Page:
HUNDREDS turned out to see Prince Charles as he visited Northumberland at the weekend.
The Prince of Wales was invited to tour the second phase of the Alnwick Garden, the only public garden in Britain to be allowed to grow cannabis.
As a guest of the Duke and Duchess of Northumberland at Alnwick Castle, Prince Charles also presented the Queen’s Own Yeomanry Regiment with its first regimental guidon.
The Prince, wearing full ceremonial dress, spoke at the hour-long military ceremony, praising the troops for their efforts and bravery in Iraq and Afghanistan.
The guidon is a flag of crimson silk damask embroidered and fringed with gold with the regimental battle honours emblazoned upon it and the regimental emblem embroidered in the centre.
The Queen’s Own Yeomanry is a formation reconnaissance regiment in the Royal Armoured Corps and was formed in 1971. It is made up of five sabre squadrons administered from a regimental headquarters in Newcastle. During the ceremony, the Prince also presented Operational Telic medals to two soldiers from the regiment for their service in Iraq.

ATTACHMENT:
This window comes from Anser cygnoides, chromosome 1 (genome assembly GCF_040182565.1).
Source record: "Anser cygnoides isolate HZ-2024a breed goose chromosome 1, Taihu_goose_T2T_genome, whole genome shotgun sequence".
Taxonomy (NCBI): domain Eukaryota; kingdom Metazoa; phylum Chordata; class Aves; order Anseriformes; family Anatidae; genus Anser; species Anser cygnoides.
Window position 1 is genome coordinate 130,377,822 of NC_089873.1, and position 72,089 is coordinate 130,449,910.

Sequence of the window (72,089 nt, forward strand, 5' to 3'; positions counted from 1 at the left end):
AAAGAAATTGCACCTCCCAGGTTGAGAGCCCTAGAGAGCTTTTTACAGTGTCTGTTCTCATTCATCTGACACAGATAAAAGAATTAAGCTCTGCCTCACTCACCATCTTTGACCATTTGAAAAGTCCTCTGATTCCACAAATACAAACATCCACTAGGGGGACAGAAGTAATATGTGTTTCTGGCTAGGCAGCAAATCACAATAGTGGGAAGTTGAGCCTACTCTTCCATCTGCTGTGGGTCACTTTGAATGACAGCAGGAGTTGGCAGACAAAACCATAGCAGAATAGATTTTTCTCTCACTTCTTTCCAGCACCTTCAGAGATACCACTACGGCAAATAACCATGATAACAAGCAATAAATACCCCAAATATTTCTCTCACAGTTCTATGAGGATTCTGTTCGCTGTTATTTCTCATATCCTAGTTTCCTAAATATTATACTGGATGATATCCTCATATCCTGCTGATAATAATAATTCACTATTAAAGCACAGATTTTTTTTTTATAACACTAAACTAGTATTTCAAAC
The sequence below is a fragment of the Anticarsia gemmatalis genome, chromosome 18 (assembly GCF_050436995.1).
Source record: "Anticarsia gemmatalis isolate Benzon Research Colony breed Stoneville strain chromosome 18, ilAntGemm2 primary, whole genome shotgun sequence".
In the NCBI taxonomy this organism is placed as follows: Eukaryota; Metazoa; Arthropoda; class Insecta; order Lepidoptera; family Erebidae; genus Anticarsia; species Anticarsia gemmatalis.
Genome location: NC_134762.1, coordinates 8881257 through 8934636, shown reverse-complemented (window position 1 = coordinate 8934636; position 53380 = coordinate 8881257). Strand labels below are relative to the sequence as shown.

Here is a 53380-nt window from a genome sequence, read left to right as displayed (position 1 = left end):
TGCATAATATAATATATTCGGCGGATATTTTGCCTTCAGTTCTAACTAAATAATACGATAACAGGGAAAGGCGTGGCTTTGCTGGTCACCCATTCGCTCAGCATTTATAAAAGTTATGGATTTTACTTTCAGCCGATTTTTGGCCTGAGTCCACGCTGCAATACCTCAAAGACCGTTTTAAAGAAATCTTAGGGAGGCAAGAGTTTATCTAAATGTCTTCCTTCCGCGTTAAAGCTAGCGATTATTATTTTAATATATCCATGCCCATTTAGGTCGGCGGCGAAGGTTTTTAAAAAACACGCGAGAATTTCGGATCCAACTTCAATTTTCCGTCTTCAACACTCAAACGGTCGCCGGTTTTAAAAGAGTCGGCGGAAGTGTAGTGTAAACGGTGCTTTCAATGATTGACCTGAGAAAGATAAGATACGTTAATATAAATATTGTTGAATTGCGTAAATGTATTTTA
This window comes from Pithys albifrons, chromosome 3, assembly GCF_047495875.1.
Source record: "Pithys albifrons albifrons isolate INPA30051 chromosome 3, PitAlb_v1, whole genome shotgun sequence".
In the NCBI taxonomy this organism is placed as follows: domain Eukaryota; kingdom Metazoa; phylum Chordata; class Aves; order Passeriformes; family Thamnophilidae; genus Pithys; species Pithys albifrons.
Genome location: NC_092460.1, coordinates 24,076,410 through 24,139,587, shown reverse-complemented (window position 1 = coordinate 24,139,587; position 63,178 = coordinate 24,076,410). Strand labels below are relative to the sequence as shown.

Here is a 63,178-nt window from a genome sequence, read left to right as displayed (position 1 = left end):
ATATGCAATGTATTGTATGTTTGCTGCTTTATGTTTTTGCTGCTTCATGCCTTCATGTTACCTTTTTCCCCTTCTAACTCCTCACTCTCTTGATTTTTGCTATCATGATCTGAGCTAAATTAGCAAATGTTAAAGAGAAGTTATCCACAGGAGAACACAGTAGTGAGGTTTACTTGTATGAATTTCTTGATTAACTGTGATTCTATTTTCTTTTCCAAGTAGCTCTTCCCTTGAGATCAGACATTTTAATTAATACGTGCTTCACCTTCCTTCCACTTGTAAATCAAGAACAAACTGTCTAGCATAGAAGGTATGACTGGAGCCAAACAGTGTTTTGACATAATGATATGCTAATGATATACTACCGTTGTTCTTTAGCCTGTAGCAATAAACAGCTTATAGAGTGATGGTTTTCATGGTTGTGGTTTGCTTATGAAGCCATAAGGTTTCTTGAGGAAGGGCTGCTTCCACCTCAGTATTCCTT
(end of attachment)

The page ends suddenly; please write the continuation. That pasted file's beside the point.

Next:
The medals were given to Lieut Alex Siddell, from Girvan, in Ayrshire, and Cpl Simon Steele, from Hamilton, in Lanarkshire, who has since transferred to the regular Army with the Queen’s Royal Lancers.
Sgt Neil Hunter, from Westmoor, Newcastle, was one of hundreds of military at the ceremony. He said: “This is a once in a lifetime event to happen to the regiment, it has been a fantastic day.”
Sgt Peter Smith, from Seghill, Cramlington, added: “It has taken place in the middle weekend when the boys usually go home to see their families, but they have sacrificed that to come here today.”